Reflective Response - Patterson - "Birmingham 1963". A Reflective Response paper written describing the situation in the poem.

Essay by agent6t9University, Bachelor'sA, February 2006

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Patterson, Raymond L. Birmingham 1963. Retellings: A Thematic Literature Anthology. Eds. Clarke, M.B. and A.G. Clarke. Boston: McGraw-Hill, 2004. 886-887

The poem sets up a strong contrast between the girl's restlessness at home and the complete rest created by her death. What language in the poem reinforces this contrast? What is the speaker's attitude toward the contrasts? What does it say about the possibility of peacefulness in life?

During the poem I found there were a few key phrases, scattered here and there, that painted the picture of both restlessness and complete rest. Starting with description of the scene, the mother is shown braiding her young child's "...springing hair" (2). "Pulling her sharply...Not sit still..." (3-4). These two lines gives us a feeling that the child is ancy and cannot wait to leave the house and be off to Sunday church with her friends. The mother is trying with all accuracy and skills to prepare the child so as to look her best and not to have people think of her child as a slob.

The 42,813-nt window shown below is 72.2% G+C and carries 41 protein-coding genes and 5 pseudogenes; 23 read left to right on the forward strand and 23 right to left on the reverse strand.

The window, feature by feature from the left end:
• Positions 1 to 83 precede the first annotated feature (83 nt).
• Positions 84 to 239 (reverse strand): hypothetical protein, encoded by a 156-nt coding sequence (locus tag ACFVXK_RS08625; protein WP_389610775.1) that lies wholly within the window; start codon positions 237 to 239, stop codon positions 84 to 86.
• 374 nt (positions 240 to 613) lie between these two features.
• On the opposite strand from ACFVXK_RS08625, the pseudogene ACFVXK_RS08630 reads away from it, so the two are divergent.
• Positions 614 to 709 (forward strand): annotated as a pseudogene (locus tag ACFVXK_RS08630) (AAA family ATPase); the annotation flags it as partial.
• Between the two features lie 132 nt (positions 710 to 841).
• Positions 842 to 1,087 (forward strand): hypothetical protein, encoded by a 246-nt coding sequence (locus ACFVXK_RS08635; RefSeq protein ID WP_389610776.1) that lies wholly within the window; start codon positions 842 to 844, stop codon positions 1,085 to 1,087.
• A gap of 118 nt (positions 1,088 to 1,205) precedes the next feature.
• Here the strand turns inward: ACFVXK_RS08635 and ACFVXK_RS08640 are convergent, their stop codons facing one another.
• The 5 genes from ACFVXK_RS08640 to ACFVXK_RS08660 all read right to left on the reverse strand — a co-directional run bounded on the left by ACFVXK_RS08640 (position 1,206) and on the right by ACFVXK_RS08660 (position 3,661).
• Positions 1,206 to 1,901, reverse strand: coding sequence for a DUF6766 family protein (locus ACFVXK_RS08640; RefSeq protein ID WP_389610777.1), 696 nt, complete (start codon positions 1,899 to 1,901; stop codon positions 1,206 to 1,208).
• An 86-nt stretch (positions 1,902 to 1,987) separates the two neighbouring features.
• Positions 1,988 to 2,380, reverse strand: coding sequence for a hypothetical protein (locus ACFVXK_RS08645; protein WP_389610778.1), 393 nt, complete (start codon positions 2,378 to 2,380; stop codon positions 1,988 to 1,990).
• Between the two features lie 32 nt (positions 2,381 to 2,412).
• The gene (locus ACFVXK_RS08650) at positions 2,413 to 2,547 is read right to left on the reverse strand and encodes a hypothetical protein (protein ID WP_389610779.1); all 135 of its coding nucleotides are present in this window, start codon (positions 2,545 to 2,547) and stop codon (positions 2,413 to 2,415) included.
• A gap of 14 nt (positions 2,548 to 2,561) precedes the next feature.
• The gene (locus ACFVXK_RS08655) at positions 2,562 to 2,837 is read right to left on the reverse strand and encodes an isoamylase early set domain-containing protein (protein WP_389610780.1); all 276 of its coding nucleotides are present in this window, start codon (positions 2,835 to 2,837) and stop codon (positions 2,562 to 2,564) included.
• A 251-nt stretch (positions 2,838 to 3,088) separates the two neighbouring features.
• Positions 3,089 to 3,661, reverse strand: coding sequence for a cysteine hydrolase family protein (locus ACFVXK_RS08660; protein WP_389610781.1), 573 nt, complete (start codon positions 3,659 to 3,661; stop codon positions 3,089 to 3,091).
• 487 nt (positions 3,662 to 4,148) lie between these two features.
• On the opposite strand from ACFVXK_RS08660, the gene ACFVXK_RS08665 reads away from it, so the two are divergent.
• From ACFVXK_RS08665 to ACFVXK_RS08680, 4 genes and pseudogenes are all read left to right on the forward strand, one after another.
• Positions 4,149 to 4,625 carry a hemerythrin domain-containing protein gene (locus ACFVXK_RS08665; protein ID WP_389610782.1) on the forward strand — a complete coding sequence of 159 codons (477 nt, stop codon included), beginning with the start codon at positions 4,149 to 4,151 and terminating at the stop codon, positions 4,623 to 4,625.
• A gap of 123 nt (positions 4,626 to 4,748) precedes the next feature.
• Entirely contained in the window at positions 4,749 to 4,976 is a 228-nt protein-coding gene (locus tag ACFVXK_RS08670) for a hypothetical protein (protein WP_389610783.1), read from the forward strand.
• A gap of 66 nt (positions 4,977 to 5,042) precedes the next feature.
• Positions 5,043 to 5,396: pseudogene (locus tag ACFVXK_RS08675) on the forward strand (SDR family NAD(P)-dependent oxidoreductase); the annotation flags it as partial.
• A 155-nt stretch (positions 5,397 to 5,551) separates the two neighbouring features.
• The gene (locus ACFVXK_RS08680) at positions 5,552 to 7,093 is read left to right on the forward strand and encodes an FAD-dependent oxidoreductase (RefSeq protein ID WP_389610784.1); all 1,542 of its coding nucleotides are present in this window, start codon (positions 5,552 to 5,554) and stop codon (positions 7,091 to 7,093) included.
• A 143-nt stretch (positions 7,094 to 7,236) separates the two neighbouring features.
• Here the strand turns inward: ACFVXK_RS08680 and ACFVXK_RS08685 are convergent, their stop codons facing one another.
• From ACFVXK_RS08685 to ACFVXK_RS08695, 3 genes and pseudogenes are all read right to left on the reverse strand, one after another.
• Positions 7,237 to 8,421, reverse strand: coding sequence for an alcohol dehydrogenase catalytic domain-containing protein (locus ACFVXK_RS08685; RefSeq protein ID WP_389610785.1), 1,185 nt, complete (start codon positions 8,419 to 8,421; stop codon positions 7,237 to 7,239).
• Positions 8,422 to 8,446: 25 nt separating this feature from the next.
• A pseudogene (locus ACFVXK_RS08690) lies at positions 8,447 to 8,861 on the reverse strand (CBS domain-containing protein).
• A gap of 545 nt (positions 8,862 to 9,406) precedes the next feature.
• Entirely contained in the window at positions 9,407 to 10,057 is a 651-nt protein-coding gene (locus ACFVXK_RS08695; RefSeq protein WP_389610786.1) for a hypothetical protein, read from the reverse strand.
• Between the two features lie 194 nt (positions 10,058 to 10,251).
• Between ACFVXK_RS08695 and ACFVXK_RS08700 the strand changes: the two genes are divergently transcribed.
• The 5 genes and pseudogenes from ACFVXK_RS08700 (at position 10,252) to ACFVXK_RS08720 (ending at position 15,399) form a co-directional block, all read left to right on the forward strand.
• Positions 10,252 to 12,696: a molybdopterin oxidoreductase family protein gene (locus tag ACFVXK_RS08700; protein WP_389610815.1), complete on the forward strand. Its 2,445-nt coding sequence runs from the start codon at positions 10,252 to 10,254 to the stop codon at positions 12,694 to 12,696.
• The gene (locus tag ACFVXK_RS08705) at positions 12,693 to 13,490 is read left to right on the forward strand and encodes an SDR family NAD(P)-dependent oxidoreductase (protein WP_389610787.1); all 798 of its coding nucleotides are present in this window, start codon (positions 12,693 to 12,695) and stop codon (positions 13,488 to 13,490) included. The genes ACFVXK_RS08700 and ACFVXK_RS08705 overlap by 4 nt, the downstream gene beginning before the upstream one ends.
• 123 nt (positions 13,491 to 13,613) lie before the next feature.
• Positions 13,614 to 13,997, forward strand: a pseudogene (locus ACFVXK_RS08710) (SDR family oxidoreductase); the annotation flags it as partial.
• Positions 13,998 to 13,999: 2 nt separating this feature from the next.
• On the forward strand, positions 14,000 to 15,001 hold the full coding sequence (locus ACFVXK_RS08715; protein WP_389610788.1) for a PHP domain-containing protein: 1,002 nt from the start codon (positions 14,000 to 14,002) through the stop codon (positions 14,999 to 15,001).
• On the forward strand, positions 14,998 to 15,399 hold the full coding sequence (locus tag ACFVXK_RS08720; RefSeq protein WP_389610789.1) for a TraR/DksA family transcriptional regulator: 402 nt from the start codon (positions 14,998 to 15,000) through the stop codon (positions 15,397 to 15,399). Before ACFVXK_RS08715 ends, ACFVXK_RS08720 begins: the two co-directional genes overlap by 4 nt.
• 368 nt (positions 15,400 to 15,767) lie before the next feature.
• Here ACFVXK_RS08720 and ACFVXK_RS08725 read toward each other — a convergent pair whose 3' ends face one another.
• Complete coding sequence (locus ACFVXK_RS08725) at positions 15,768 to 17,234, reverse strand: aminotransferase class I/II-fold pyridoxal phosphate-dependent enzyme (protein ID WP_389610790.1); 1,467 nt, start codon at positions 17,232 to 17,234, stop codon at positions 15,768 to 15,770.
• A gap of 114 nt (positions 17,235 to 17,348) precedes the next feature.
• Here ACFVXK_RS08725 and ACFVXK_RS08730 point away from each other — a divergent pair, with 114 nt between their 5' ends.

The mom is portrayed as restricting her child in order for her betterment. Halfway through the poem Patterson switches gears and begins speaking about the outside community. "The quiet escape from the warring country...The confused landscape of grave issues and people" (13-14). He is introducing peril to the poem, which is the gateway for the last set of statements. He portrays her rest in a chaotic setting, but with a still character. Her dress is no longer fighting the restraint of the buttons, nor is her hair wild and free "The blue dress all undone...Her still, dull face, her quiet hair..." (20,21).

I believe the speaker's attitude varies between scenes. In the first scene, he is writing in a sort of charming outside...